Church of England General Synod calls asylum seeker amnesty
More than 300,000 asylum seekers should be allowed to stay in Britain indefinitely, the Church of England General Synod has said.
By Martin Beckford, Religious Affairs Correspondent
Last Updated: 2:44PM GMT 13 Feb 2009
The Synod, the governing body of the state religion, voted overwhelmingly in favour of an amnesty for those whose cases are still being decided on, and said all those who want to live here should be allowed to work.
It also said that a solution must be found to the “intolerable” situation of people who are refused leave to remain but cannot return to their home countries, and that children and families must no longer be detained in Immigration Removal Centres.
The Rev Ruth Worsley, a priest in the diocese of Southwell & Nottingham who tabled the motion on the subject, said: “The financial cost to our country, as well as the human cost which leaves people in limbo for years, not knowing what their future might hold, seems unconscionable.
“With the arrival of the credit crunch, the subsequent loss of jobs, the recent call for British jobs for British people, there is a danger that we become inward-looking and even xenophobic.
“But the Gospel tells us that we are not a tribal nation but a global family.”
Just 23,430 people applied for asylum in Britain in 2007 after fleeing war or persecution overseas, the lowest number for more than a decade.
But hundreds of thousands more remain lost in the system, some of whom have been waiting years to find out if they can settle in the country. Until their claim has been decided they are unable to work and only receive 70 per cent of the benefits to which refugees or indigenous residents are entitled.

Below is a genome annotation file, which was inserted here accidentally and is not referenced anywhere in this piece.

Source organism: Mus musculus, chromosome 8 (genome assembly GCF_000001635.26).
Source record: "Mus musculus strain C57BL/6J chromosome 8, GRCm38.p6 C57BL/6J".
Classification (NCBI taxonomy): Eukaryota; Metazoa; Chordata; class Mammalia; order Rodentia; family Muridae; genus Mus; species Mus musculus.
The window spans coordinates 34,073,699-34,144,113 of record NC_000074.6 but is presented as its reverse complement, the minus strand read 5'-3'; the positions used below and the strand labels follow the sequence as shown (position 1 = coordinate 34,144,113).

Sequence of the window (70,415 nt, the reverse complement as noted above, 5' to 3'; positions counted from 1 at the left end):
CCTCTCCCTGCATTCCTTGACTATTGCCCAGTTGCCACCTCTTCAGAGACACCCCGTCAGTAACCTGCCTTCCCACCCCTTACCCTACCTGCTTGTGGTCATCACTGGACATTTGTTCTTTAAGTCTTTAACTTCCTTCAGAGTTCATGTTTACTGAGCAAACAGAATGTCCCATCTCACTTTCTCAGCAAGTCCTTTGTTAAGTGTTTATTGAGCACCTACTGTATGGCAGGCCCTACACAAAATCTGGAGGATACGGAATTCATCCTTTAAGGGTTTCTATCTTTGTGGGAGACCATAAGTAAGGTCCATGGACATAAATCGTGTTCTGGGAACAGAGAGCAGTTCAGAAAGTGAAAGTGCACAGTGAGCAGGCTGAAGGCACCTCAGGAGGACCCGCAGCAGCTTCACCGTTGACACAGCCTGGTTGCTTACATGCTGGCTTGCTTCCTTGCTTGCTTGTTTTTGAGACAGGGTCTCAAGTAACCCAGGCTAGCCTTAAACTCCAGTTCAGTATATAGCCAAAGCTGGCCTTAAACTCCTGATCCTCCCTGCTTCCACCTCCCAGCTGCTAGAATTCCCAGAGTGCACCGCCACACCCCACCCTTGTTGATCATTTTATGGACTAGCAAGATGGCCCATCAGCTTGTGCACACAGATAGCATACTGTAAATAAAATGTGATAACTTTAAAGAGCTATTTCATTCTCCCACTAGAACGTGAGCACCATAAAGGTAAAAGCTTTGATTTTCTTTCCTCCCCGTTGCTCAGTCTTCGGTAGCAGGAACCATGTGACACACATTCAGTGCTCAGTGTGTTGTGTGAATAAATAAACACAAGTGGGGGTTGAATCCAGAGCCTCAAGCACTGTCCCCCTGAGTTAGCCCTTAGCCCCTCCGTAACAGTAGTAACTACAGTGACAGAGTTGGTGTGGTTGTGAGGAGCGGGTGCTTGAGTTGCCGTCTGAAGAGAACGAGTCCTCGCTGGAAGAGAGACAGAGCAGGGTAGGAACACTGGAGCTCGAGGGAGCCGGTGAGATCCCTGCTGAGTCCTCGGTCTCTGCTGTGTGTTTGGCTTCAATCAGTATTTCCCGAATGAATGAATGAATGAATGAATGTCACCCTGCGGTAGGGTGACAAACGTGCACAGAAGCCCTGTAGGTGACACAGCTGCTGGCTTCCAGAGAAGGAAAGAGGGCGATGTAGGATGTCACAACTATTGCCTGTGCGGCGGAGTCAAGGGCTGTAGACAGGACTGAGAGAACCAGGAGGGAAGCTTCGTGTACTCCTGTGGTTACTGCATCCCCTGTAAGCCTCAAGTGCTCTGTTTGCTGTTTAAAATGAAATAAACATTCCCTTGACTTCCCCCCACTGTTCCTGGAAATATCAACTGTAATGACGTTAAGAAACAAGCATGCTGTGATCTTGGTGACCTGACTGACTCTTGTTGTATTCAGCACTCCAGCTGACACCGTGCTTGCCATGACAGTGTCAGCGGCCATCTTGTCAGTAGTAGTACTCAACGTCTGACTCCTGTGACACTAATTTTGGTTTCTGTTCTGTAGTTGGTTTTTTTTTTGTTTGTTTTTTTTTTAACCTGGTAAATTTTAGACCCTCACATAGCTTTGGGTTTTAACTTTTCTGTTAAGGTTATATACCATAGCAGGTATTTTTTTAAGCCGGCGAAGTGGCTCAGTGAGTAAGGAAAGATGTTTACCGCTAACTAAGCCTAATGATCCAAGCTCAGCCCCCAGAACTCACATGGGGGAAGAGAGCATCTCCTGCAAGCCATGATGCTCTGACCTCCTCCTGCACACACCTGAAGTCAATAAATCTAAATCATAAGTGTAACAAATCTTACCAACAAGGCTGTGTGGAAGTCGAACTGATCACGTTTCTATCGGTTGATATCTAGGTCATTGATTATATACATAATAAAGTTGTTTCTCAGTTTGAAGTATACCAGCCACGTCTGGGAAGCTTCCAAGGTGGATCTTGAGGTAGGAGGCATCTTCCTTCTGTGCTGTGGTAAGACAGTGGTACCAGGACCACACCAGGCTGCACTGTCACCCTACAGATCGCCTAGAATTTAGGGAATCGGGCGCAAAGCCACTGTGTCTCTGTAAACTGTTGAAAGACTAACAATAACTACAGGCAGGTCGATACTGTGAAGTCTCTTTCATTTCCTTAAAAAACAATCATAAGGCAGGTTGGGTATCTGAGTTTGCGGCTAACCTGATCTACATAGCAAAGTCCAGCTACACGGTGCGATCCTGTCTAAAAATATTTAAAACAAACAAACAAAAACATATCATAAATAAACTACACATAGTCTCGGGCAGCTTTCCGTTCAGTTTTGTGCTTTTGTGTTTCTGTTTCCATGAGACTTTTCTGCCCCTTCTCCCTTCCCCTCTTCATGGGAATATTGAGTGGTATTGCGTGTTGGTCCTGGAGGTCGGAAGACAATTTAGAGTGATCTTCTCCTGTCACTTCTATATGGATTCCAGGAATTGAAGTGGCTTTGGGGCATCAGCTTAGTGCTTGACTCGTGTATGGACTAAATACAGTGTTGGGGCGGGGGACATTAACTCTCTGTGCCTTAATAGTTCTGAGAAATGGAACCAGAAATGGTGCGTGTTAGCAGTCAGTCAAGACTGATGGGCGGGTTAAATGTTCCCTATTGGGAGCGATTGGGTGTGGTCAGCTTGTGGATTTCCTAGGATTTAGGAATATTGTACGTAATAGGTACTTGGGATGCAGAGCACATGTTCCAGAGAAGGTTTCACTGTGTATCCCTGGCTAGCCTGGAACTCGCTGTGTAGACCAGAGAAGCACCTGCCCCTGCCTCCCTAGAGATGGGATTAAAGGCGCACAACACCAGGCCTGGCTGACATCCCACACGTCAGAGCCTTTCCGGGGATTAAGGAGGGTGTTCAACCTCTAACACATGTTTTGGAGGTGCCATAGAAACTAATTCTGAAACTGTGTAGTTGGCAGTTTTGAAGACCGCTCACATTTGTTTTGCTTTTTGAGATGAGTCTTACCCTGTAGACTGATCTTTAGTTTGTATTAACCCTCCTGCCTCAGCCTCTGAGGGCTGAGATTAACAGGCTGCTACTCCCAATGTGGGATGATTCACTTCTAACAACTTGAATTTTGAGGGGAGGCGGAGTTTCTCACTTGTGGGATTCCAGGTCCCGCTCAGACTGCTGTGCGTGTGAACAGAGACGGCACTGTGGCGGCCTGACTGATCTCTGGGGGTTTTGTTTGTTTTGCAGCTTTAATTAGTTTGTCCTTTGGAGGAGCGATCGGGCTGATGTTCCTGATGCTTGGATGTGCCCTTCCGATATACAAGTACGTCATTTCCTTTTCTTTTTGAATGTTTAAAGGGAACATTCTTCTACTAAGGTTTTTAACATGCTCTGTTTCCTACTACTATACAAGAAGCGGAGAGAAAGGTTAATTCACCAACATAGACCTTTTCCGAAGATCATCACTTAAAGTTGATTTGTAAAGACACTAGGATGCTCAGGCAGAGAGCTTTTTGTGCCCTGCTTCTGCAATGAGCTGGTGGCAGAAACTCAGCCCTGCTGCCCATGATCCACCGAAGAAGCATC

In 2006 it was announced that there were 450,000 of these “legacy” cases, of which about 100,000 have now been processed.
Meanwhile, the Church claims many failed asylum seekers are left destitute because it is unsafe for them to return home yet they are unable to claim benefits or get a job.
Mrs Worsley told of an Iranian man who was refused asylum in Britain, Afshin Azizian, after the Home Office took five years to decide on his case.
“Unable to work and preferring destitution in the UK to the threat of persecution in Iran, Afshin lived rough, scavenging through rubbish bins and sleeping in a launderette.
“He suffered mental health problems and despite twice attempting suicide was subsequently released with no one taking responsibility for his welfare.”
The Rev William Raines, of Manchester diocese, said: “The asylum system could have been designed by King Herod after reading Kafka.”
Synod voted by 242 votes to 1, with 1 abstention, in favour of calling upon the Government to “ensure that the treatment of asylum seekers is just and considerate”, and to consider its suggestions.